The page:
The great debate continues on whether or not consumers really need gigabit speeds. Let’s take a look back on a few other times the industry underestimated the market:
“There is no reason for any individual to have a computer in his home” – Ken Olsen, founder of legendary minicomputer company DEC
and of course, the equally famous,
“640K should be enough for anybody” – Bill Gates, Microsoft Founder
On the other hand, operators can take a more pragmatic view of the market:
“If I bet wrong, I didn’t break the future of this business,” – “For a company of this size, $4 billion is very little money. If I bet wrong, it’s not much money for us to burn.” We’ll just switch gears and go fiber-to-the-prem,” – then COO Randall Stephenson, AT&T
But perhaps, the market is best summed up by Amara’s Law, which states:
“We tend to overestimate the effect of a technology in the short run and underestimate the effect in the long run”
There is no argument that demand for faster speeds continues to grow – and as speeds increase – applications and services will and do adapt to utilize that bandwidth.
Are there consumer services and applications that need gigabit speeds? No, not yet; but they are coming, judging by the number of “accelerators” that are popping up in gigabit enabled cities.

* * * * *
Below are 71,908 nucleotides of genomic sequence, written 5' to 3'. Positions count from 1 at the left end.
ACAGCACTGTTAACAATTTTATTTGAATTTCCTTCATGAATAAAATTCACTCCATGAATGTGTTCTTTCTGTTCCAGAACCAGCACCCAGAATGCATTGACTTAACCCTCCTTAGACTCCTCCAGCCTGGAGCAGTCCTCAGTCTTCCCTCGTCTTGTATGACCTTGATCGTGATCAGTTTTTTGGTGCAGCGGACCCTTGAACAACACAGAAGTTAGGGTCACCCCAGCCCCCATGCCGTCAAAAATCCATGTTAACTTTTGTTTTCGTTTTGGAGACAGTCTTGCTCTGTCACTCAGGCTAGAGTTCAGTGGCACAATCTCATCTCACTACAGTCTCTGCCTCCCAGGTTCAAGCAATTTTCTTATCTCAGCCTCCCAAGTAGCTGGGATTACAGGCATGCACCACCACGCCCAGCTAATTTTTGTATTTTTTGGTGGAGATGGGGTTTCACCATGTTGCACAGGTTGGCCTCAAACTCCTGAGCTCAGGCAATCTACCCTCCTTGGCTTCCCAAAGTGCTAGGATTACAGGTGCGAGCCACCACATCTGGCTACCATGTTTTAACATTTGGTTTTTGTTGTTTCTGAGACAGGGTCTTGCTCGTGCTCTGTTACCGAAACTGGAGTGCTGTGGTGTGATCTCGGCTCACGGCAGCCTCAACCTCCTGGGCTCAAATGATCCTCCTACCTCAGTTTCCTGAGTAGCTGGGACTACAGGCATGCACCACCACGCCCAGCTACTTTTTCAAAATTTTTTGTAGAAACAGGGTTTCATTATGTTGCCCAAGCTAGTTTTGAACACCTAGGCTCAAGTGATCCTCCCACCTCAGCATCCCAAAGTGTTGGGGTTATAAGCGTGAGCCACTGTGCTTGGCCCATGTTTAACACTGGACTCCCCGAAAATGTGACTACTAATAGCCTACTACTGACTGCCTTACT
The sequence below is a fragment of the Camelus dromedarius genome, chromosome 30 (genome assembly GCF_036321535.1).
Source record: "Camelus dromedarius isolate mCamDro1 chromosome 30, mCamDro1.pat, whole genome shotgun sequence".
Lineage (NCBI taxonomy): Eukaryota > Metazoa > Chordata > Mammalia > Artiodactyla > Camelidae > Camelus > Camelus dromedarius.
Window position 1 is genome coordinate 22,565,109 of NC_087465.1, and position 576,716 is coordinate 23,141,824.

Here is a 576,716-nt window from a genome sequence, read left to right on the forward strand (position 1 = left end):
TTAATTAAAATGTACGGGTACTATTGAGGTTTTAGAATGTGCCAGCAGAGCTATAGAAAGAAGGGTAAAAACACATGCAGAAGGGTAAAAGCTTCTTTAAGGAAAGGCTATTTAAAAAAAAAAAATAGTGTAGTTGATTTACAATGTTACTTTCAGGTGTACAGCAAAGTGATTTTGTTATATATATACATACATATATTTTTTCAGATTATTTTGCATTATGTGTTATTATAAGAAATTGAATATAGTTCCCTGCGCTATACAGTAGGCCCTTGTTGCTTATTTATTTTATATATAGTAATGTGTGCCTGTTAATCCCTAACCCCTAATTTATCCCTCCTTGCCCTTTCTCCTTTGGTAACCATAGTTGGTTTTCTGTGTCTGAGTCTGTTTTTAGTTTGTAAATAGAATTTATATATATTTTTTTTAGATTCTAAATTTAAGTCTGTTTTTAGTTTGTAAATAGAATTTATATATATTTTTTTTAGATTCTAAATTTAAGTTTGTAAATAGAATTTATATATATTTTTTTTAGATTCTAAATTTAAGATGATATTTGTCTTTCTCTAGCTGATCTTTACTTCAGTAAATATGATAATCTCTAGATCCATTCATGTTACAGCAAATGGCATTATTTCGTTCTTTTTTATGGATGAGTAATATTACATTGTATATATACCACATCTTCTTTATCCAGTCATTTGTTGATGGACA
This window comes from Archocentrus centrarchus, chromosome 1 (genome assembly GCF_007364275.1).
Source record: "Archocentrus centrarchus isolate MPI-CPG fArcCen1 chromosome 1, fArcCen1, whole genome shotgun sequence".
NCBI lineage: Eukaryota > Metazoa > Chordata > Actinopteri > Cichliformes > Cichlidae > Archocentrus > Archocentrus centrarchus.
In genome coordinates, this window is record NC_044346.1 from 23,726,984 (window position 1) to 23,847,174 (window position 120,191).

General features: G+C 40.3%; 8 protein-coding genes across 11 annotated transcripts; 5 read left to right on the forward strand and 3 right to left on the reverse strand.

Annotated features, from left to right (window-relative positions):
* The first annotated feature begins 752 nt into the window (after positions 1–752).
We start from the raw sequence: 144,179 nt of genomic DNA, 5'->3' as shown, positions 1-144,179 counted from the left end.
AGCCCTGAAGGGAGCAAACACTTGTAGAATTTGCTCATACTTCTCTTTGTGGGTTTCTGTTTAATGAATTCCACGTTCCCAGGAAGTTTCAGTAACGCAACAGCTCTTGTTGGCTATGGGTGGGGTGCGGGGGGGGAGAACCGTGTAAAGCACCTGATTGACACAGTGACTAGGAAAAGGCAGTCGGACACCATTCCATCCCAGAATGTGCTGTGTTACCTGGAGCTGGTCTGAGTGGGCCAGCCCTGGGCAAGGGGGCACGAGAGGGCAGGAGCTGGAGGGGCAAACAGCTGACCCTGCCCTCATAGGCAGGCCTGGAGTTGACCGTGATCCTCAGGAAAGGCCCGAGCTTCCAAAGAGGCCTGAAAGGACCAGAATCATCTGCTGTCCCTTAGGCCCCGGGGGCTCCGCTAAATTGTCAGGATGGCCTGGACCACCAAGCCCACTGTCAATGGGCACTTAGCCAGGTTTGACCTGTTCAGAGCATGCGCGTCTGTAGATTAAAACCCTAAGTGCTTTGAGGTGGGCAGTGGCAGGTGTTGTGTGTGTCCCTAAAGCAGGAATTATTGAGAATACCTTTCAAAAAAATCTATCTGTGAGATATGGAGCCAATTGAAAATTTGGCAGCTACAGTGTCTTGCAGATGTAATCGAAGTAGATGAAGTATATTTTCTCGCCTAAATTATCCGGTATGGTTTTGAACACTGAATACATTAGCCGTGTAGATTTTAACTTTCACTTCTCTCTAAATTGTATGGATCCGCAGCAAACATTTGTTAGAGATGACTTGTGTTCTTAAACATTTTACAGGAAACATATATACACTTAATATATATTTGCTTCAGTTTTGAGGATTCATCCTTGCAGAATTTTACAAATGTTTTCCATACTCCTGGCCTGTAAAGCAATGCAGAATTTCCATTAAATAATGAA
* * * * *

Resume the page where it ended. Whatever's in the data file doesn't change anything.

All of the mediums (copper, fiber, wireless, cable) offer upgrade paths that can enable significant bandwidth increases – with many enabling gigabit speeds. Some make more sense than others – whether it is a time to market issue or a cost issue – but the upside is that there are options.
The number one priority of every operator should be to make broadband 100% available – by whatever means necessary – fixed or mobile. And according to the UN – it should be affordable – which may mean that not everyone should have or needs gigabit broadband.
There is no “universal” broadband speed target – in fact the definition of broadband varies widely from country to country and organization to organization.
Even the Broadband Commission has not defined ‘broadband’ in terms of specific speeds. Rather it views broadband as a cluster of concepts: always-on, high-capacity connectivity enabling combined provision of multiple services simultaneously.
And perhaps that is the right approach. Maybe the debate should not be a fiber vs. copper or wireline vs. wireless or even Telco vs. Cable MSO.
Each operator will need to make network upgrade decisions based on their own individual circumstances – costs, competition, demand for services, etc.
And for many it will be FTTH based – so why not offer 1Gb? Whats the harm? If it ignites competition to upgrade – that is a good thing for everyone.
When will we need 1 Gigabit speeds? 2 years, 5 years, 10 years? History has already demonstrated that technology typically moves faster than most people anticipate – so my advice to operators: plan for it.